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/tech/ - Technology

"Technology reveals the active relation of man to nature" - Karl Marx
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File: 1673702658014.png (1.24 MB, 720x1000, 1664414880458.png)

 No.18172

Is there a reason why a person studying and trying to get into the industry shouldn't learn legacy stuff?

Namely is there a potential for a sort of job specialising in it?

 No.18173

>>18172
niche job. Just get a normal dev job for now, lean the ropes, polish your skills, then see where to take it.

 No.18210

>>18172
legacy tech is for older devs who never updated their skills and instead decided to snowbird on the tech they learned when young. Its not that 22 year old grads learn cobol, its that they retain the same guys who programmed a pdp-11 back in the 70s to stay on and keep consulting to fix all the arcane errors with that one program that the state government is still using since 1977 but is in charge of all payroll for government employees and absolutely must keep working.

The only exception ive seen to this is mainframers, z/os programming and so forth, where I actually have seen new grads hired.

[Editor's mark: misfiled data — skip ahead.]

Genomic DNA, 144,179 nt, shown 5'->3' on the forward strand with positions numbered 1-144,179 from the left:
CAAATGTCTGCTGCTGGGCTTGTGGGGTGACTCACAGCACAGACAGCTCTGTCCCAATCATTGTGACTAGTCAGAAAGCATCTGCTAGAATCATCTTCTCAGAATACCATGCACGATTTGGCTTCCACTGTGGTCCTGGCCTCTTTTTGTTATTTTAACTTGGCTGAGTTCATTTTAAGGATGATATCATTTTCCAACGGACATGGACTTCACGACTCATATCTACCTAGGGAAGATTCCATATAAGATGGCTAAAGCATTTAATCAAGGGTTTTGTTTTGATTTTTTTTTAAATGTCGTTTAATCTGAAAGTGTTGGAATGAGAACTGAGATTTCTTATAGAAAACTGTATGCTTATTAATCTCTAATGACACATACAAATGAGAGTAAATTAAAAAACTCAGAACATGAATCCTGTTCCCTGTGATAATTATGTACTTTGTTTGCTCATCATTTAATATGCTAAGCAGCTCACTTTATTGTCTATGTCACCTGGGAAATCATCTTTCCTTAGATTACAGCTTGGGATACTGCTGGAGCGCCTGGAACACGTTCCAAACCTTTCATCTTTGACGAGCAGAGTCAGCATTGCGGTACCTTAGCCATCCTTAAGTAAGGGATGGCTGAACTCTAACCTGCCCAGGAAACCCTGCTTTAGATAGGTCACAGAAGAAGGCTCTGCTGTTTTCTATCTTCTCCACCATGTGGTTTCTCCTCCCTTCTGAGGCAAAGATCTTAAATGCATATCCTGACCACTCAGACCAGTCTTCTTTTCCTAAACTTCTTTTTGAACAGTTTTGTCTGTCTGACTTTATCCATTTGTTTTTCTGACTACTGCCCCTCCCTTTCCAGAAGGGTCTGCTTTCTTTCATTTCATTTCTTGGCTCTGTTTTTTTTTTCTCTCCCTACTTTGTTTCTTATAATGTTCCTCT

No.18232

I don't think software that is actively maintained should be considered "legacy". But there is no widely accepted definition of what legacy actually means. For example, there's a popular book called "Working Effectively with Legacy Code" which defines "legacy code" as any piece of code that (try guessing before you read the spoiler) has no tests.

 No.18249

>>18173
Seems like the most common advice and really reflects >>18210
>>18232
Huh til

 No.18251

File: 1674492798367.png (614.1 KB, 800x450, ClipboardImage.png)

im trying to get into electronics and architecture via my own interest in the NES system. using it as a way to educate myself on various programming and electronics topics via a system i have an unending amount of motivation and interest in picking apart and learning. i know its almost 40 years old, i know it uses assembly and the 6502 microprocessor, i know its been obsolete longer than ive been alive. is it a waste of time for me to learn about all these things by understanding the myriad intricacies of this system? does being that obsolete make the knowledge gained too hard/impossible to apply to modern systems and technology?

 No.18266

>>18251
I guess the fundamentals are still there, so imo I'd say it's still worth playing around with and learning how to max it out.


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